Stand up and forgive.

I am writing out my talks for my time in Pakistan. I am going for almost a month. And so I am going through some old blogs and doing some revising, that is the first one below this one (peace as reality) and then here’s this controversial one about the Samaritan, but a bit of a different take on it…see what you think!

READ the GOOD SAMARITAN (Luke 10:25-37)

There was this well-known road in ancient Palestine where robbers would hide and find ways to beat and steal things from the innocent pedestrians that made their way from Jerusalem to Jericho. This road was called the “The Valley of the Shadow of Death” the same one King David writes about in Psalm 23.

One day a Samaritan comes along.

We tend to race past this point of the story. We’ve heard it so many times before. Like an old story our grandfather might have told us about the war he was in long ago. Or the story of Heer Ranjha. In the Jewish culture, a Samaritan was a racial enemy.

Someone who didn’t fit in and was disliked. We can all probably think of someone we just can’t get along with, that is the good guy in this story. Can you think of anyone like that?

He’s the good guy. A

The act of the cross is the ultimate reaction of compassion. the hebrew definition of the word compassion is to see something that needs to be done and to do it. To see someone who is in deep need and to go out of your way and meet that need even if it costs you everything. The teacher of the law in the story of the Good Samaritan wants to know who his neighbour is, the word he uses here is the same word we use for an acquaintance, it is someone we do not know well, we may know of them and their name, but do not spend much time with them. The religious leader is trying to get out of showing love to everyone. He is trying to get Jesus to tell him what he wants to hear. The religious teachers wants to believe that he can choose who he wants to love and show compassion to. And Jesus says it isn’t about who you get to choose to love, he challenges the teacher by telling him that he should be a neighbour to everyone. Even to those he may hate. Even to those who may have hurt him.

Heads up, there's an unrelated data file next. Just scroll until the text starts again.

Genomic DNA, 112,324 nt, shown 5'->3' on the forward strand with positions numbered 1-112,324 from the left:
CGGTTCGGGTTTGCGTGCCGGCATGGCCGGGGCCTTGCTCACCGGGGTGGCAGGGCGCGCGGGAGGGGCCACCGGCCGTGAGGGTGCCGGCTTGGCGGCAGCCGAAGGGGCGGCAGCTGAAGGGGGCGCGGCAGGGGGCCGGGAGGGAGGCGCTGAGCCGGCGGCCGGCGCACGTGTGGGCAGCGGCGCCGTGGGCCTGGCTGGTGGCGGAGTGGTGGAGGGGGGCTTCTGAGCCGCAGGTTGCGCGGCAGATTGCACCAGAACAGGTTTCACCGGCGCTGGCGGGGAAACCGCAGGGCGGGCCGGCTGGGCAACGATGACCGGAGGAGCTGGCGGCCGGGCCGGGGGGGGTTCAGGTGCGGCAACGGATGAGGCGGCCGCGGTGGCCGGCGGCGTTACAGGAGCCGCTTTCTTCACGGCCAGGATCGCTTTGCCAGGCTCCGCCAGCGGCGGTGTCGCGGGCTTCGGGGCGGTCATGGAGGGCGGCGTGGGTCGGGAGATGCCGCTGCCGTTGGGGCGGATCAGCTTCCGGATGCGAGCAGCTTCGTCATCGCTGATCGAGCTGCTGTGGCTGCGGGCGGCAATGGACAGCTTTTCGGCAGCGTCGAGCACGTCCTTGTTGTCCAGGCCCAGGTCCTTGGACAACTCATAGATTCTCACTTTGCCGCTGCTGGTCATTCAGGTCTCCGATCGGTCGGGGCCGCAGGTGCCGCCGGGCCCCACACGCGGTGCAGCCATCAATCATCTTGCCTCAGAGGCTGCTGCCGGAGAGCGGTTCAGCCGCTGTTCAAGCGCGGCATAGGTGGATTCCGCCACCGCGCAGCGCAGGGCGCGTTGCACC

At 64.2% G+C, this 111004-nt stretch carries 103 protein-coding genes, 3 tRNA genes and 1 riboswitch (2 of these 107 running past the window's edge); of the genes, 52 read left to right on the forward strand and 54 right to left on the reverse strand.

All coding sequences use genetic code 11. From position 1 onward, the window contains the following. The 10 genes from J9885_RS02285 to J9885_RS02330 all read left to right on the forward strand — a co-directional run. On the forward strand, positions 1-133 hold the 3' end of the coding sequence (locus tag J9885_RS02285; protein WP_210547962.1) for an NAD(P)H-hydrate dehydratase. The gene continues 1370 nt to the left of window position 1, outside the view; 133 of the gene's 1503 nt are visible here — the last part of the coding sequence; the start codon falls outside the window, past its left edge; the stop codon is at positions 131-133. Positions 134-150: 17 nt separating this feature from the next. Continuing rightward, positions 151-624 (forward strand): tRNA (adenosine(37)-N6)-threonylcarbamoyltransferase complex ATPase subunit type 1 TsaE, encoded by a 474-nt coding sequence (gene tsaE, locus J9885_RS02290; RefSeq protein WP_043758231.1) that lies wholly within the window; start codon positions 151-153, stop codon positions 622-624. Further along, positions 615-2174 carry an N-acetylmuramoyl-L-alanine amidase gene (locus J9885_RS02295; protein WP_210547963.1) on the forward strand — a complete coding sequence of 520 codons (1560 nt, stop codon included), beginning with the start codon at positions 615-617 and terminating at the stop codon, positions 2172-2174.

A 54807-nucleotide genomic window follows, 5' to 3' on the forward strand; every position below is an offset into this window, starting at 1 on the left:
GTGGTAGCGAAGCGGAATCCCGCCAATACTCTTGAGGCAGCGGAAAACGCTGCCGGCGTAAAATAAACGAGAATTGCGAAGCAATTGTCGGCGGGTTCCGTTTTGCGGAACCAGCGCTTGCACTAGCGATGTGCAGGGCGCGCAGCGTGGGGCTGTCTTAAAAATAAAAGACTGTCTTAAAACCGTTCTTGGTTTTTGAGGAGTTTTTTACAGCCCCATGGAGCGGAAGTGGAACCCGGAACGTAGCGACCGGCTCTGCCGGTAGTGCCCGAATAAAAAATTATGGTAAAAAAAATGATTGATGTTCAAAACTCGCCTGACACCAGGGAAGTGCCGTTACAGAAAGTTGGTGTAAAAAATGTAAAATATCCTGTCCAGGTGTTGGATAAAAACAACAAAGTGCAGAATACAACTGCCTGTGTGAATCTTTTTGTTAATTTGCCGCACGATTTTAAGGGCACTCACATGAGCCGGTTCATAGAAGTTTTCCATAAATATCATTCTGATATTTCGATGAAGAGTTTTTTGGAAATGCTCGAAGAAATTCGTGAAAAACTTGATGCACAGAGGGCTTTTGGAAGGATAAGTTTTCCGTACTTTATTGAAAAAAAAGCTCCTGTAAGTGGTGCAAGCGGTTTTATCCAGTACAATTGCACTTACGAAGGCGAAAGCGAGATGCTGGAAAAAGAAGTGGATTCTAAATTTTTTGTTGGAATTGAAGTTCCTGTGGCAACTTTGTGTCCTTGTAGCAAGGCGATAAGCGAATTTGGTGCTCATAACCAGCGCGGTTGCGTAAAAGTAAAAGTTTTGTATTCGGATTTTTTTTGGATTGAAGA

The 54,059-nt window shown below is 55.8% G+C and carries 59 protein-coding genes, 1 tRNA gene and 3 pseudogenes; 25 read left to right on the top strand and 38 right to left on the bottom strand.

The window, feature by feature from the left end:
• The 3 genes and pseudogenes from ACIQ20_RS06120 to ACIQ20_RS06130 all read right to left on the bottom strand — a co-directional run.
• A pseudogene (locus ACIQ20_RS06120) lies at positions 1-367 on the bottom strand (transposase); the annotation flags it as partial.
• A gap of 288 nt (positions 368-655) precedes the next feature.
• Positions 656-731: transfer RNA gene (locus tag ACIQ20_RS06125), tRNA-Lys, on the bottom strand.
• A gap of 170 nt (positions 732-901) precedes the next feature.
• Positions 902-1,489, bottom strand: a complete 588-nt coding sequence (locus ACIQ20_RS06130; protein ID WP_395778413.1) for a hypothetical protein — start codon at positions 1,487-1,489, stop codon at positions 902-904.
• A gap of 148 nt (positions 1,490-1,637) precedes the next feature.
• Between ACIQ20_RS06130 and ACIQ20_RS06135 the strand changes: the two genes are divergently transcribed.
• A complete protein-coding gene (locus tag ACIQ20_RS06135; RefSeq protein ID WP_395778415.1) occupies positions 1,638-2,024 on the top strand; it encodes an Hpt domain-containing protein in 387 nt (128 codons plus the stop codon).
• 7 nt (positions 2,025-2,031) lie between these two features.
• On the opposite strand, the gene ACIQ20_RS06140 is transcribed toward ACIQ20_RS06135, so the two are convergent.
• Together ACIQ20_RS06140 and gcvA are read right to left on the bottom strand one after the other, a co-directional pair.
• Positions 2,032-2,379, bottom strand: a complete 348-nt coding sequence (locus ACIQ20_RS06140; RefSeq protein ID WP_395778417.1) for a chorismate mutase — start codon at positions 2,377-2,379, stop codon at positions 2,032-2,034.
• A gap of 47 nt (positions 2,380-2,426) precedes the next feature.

You may be here today and can remember someone who may have hurt you. I don’t want to minimize your pain. I don’t want to cheapen your anger for the hurt that you have experienced. It is real. But, I have a question for you, do you want to live the rest of your life feeling that way? Harboring bitterness and malice in your heart. I don’t know what it means for you to fully forgive someone who has hurt you, whether they are related to you or across a country border. I do know this, there is a way of life that is better than living in pain and confusion and anger. It is a reality of peace that Jesus offers. It is something that is bigger than pain and loss. And Jesus wants to bring healing to that relationship. Jesus believes that healing can begin when we choose to show compassion even when we may not feel like it. So who is your Samaritan? Is it a friend? A family member? A muslim? someone from India? The people hearing this story would have heard this story before, Jesus was telling them a well-known story that some might have even heard as a child. The original story where Jesus put the Samaritan was actually a Jew. So, Jesus was changing the story and saying that compassion is the point. Compassion is a trait for those who follow Jesus. Jesus did this. His compassion saves us. He said we could be just like him. what if our compassion can save others? Just like Jesus’ did.